Heat wave in southern Europe: Tourists have to be prepared for this
Heat, drought, forest fires: holidaymakers have to be prepared for this
For weeks, countries in southern Europe have been struggling with an historic heat wave and numerous forest fires. Many holiday regions are also affected. Tourists expect some restrictions.
Dozens of forest fires, prolonged drought and water shortages: Parts of southern Europe are suffering from sweltering heat. Some holiday regions have already declared a state of emergency and rationed water. This could also become a problem for German tourists who want to start their summer vacation in popular countries such as Spain, Portugal or Turkey. Holidaymakers must be prepared for the following.
Heat wave and forest fires – Tourists have to be prepared for this:
Spain has been suffering from an extremely early and long-lasting heat wave and drought for months. Temperatures of up to 45 degrees Celsius were measured over the weekend. Due to an already dry winter, many forests are bone dry. The risk of forest fires is very high throughout the country. At least the temperatures will cool down a bit in the coming days. From Monday, highs of between 24 degrees Celsius in the far north and 41 degrees in the southwest are expected. There could also be short rain showers in the north and west.
The situation in neighboring Portugal is even more dramatic. The government had declared a state of emergency here by Sunday because of the heat and dozens of forest fires. This could come into force again from Tuesday. Locals and tourists are not allowed to light campfires in forests. Staying in forests is also severely restricted and monitored. Despite the numerous forest fires, especially on the west coast, there are no other restrictions for tourists. The flames do not currently pose a threat to holiday and residential areas, according to the authorities.
The land of pasta, pizza and amore is also groaning under extreme temperatures. At the weekend, the 40 degree mark was also broken here in some cases. However, Italy has an even bigger problem than the heat with the drought. Due to low precipitation in the winter months, many bodies of water carry significantly less water than usual. The Po River, for example, has shrunk in places to an eighth of its normal volume. Anyone who wants to swim in Lake Garda, for example, should be careful when jumping into the cool water, advises the local community association. The low water level can cause injuries. There are no other restrictions so far.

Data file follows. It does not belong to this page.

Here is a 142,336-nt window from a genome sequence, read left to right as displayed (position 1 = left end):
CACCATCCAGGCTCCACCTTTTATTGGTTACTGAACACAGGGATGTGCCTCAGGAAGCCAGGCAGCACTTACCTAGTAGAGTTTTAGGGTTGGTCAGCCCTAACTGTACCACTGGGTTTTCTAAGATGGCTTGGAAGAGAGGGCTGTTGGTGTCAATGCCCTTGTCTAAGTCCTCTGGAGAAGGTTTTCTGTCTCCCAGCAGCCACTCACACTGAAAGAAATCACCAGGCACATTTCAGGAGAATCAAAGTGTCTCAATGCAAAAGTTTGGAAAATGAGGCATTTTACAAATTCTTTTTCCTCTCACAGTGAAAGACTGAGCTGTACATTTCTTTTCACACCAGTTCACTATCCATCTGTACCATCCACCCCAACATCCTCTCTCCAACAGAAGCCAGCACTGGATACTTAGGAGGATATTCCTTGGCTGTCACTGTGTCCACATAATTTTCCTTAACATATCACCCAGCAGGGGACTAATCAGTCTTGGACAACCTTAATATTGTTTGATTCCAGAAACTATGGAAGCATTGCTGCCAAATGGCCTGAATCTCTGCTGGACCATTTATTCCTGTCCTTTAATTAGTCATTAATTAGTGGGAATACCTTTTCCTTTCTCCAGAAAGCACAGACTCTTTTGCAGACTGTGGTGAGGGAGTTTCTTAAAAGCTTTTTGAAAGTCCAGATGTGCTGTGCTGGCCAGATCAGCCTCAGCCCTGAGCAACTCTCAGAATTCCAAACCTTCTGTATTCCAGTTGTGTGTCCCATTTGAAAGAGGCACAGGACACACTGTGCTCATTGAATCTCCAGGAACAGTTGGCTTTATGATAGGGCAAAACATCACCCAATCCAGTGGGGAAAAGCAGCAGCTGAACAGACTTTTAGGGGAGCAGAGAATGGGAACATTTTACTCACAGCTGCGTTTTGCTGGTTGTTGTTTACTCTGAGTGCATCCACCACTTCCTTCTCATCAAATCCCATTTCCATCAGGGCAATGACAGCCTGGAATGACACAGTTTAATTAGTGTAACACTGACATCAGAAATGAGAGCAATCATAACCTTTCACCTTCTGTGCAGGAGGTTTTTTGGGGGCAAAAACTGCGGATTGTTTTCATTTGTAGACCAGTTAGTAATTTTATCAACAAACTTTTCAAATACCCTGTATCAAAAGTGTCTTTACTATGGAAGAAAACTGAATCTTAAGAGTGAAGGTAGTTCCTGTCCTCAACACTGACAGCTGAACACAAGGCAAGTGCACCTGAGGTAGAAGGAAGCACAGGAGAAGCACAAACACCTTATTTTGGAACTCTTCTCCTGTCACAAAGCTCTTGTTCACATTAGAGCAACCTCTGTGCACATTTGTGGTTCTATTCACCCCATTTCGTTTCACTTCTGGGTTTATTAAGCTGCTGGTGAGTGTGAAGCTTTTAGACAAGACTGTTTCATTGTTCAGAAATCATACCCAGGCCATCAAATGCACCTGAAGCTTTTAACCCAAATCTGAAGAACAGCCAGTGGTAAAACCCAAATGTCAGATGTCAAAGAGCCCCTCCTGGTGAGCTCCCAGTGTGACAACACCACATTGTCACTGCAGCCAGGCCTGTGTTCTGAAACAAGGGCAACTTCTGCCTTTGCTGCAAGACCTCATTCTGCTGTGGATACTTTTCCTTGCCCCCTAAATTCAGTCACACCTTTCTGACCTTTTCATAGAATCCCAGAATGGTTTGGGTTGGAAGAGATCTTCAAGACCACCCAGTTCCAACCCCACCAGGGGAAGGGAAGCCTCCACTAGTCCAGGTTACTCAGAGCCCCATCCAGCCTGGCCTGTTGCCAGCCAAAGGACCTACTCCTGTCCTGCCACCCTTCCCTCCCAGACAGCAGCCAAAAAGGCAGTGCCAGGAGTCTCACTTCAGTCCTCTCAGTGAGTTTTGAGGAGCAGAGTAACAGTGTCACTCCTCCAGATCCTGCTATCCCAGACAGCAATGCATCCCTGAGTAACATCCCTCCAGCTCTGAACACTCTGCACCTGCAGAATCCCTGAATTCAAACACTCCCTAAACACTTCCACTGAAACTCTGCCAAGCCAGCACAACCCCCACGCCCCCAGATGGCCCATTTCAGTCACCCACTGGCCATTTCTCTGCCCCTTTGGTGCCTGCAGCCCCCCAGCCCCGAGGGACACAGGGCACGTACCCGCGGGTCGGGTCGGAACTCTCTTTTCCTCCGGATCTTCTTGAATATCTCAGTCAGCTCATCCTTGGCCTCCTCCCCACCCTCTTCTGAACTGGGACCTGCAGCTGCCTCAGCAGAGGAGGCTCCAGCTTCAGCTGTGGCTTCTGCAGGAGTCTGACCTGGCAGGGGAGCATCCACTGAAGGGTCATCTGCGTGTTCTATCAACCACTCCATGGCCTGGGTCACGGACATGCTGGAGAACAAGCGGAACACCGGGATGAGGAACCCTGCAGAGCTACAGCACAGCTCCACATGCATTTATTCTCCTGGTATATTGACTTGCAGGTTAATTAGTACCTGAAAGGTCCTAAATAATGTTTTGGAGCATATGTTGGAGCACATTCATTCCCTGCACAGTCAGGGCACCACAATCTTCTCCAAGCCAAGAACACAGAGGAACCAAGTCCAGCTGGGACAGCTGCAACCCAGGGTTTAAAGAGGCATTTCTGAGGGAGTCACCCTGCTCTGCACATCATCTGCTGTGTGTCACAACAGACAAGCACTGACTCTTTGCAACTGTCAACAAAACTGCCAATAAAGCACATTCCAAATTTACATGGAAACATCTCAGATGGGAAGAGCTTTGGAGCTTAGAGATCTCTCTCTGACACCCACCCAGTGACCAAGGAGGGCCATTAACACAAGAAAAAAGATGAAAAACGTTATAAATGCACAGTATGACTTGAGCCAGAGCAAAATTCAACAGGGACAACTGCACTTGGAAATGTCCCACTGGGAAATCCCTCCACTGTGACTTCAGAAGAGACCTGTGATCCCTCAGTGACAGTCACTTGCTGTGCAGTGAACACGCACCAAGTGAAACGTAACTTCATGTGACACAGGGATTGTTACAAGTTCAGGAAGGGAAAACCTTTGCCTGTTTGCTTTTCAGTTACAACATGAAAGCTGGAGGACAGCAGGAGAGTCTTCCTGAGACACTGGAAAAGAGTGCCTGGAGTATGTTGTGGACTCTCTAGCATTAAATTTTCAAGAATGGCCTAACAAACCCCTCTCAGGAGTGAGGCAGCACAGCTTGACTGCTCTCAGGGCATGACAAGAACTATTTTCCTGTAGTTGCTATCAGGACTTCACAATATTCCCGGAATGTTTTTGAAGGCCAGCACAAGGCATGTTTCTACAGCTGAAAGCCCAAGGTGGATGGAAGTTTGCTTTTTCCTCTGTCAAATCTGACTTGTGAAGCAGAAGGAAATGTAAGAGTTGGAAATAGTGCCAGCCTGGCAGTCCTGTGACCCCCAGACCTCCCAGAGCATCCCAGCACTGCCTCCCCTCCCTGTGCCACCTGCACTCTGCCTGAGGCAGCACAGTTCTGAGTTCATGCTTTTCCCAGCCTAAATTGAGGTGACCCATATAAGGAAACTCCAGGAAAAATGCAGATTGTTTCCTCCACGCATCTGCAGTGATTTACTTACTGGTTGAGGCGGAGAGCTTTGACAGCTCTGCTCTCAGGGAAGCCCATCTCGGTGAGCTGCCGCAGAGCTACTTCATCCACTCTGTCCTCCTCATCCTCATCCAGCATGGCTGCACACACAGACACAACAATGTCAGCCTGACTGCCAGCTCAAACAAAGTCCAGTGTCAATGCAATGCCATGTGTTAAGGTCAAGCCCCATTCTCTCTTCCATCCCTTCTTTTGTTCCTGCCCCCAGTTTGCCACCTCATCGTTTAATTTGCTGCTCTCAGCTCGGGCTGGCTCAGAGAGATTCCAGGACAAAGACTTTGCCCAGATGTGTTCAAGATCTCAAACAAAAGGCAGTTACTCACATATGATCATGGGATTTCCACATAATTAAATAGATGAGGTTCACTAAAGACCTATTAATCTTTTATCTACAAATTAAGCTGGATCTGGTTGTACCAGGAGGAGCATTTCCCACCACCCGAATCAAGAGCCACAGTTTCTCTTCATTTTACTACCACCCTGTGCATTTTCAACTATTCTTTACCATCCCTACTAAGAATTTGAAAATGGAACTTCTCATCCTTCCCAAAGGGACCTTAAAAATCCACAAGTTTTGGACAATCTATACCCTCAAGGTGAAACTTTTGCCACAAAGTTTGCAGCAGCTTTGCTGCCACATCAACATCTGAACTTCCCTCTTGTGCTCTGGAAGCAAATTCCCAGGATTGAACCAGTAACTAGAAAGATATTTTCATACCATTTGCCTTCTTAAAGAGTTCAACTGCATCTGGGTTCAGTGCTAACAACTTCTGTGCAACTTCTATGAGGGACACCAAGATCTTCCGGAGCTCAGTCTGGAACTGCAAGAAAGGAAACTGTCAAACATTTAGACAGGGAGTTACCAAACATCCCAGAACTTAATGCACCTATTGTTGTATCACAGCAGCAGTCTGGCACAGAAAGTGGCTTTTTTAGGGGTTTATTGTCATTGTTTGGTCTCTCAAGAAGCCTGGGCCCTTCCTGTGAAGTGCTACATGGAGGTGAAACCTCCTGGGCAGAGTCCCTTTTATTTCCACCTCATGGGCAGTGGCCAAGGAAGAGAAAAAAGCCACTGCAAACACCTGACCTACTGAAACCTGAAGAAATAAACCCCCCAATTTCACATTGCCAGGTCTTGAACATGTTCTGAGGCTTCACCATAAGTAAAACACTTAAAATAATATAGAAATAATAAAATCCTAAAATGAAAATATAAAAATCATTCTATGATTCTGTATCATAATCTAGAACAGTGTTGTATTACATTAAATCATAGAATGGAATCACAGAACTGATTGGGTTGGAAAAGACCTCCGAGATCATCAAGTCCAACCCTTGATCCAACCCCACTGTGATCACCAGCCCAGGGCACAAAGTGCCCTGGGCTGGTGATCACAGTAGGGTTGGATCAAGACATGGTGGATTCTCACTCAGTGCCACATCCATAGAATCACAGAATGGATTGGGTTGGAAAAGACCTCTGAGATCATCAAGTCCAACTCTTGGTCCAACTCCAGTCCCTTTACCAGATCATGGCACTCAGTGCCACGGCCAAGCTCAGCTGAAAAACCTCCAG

In the western neighboring country of Germany it will also be very warm in the coming days, although not as extreme as in other parts of southern Europe. Temperatures of more than 30 degrees are expected for the coming week – also in the capital Paris, which is popular with tourists. There can be problems with trains. Due to the persistent heat, overhead train lines have stretched and are hanging lower than normal. Tracks were also sometimes excessively heated. The trains therefore run more slowly – delays may occur. There are also forest fire warnings in the south, for example on the Atlantic coast. Here it is partially forbidden to enter forest and field paths.
Greece has so far been spared excessive heat. Temperatures are currently between 23 and 36 degrees. On the other hand, the land of a thousand islands suffers from extreme drought. Dozens of forest fires are reported every day. Most can be quickly deleted. In stronger winds, however, the fires can spread quickly and unhindered. That is why the second highest forest fire warning level applies in popular holiday regions around Athens, on Crete, Samos and Lesbos. Tourists are urged not to light a fire. This applies both to the notorious cigarette that is thrown out the car window and to a supposedly harmless barbecue.
A firefighter fights the inferno of flames between smoke and dry wood. The scene seems spooky, unreal, like something straight out of a science fiction film. And yet what is happening in the forests of Portugal is pure reality.
It could well happen that tourist regions have to be evacuated as a precaution if the emergency services cannot bring a nearby fire under control. People in these regions would then be informed via an SMS from the Ministry of Citizen Protection.
In addition to the heat and drought, there is also an increased risk of storms. Just last week, a tourist drowned off Halkidiki. He had gone into the sea despite a strong storm and high waves.
Holidaymakers in Turkey must also be prepared for hot temperatures of over 30 degrees. In addition, it is particularly dry and windy in the southwest, which in turn greatly increases the risk of forest fires. In many places, access to forests is therefore prohibited in the summer months. Tourists should follow the guidelines of the authorities and leave their hotels immediately if asked to do so.
In addition to the classic holiday destinations, places like Croatia are becoming increasingly popular with German tourists. But here, too, the drought has set in. Water restrictions therefore came into force on the Istrian peninsula on Monday. Drinking water may no longer be used for washing vehicles, watering green areas or showering on the beach. The provincial government of the peninsula justifies this with the long-lasting drought and the weather forecast, according to which no rain and temperatures between 25 and 36 degrees are expected in the coming days.